IL37 is a cytokine belonging to the IL1 family that was originally discovered by in silico research [15
]. IL37 can be found in the cytoplasm and nucleus [16
] and is detectable in many human cells, including monocytes; natural killer (NK) cells; stimulated B cells; and tissues such as thymus, bone marrow, lymph nodes, colon, lung, and uterus [17
]. The human IL37 gene is located on chromosome 2 and undergoes alternative splicing. There are five splice variants from IL37a to IL37e. IL37b, the longest sequence in the five isoforms of IL37, contains 218 amino acids and represents the cytokine expressed at maturity [18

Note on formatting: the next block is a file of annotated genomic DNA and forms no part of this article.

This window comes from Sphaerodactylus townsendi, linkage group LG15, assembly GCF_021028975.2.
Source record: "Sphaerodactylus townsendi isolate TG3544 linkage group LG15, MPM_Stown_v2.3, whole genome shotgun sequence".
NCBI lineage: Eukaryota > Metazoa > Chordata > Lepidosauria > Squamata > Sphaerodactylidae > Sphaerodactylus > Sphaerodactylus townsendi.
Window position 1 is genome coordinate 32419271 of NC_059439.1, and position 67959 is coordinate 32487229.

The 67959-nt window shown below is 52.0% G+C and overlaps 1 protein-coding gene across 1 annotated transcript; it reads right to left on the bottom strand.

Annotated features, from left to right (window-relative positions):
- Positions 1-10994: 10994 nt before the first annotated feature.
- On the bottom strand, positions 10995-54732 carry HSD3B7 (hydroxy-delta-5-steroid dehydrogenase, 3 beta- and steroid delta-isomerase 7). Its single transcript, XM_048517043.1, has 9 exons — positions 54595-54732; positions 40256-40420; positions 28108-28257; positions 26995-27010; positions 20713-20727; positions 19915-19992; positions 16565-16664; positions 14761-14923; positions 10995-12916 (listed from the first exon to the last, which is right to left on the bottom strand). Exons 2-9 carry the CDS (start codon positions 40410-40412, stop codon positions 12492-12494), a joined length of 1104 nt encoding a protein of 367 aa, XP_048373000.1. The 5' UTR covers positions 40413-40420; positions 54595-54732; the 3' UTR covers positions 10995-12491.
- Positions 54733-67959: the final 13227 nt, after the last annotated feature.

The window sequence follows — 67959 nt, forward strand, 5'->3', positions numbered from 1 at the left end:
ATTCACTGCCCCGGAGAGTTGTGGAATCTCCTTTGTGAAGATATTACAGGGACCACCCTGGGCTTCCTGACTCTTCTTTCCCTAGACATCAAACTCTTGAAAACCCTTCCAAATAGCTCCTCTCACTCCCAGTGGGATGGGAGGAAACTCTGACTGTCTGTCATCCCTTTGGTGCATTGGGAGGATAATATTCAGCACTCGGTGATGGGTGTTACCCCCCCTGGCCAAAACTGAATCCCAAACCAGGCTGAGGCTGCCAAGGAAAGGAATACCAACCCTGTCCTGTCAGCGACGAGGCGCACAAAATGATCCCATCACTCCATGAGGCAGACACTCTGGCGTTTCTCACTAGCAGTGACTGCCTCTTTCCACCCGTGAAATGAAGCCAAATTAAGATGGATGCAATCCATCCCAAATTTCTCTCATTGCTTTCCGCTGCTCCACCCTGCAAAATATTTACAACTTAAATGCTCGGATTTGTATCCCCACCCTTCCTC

]. To exert its biological function, IL37 binds to a receptor complex composed of single Ig IL-1-related receptor (SIGIRR), also known as IL1-R8 or Toll interleukin-1 receptor 8 (TIR8) and IL18-Rα congregated on the surface of peripheral blood mononuclear cells (PBMCs) upon pro-inflammatory stimulation [19
]. IL37 may also interact with low affinity and without influencing the biological function of IL18 with the α receptor subunit of IL18 receptor (IL18Rα or IL18R1). However, the inhibition of IL18 proinflammatory activity results from the binding of IL37 with the IL18 binding protein (IL18BP) and with IL18-Rβ, which results in an inactive complex that reduces the production of IFN-γ levels [16
]. Once bound to the receptor, IL37 is translocated to the nucleus, where it interacts with Smad3 before activating specific gene transcription [20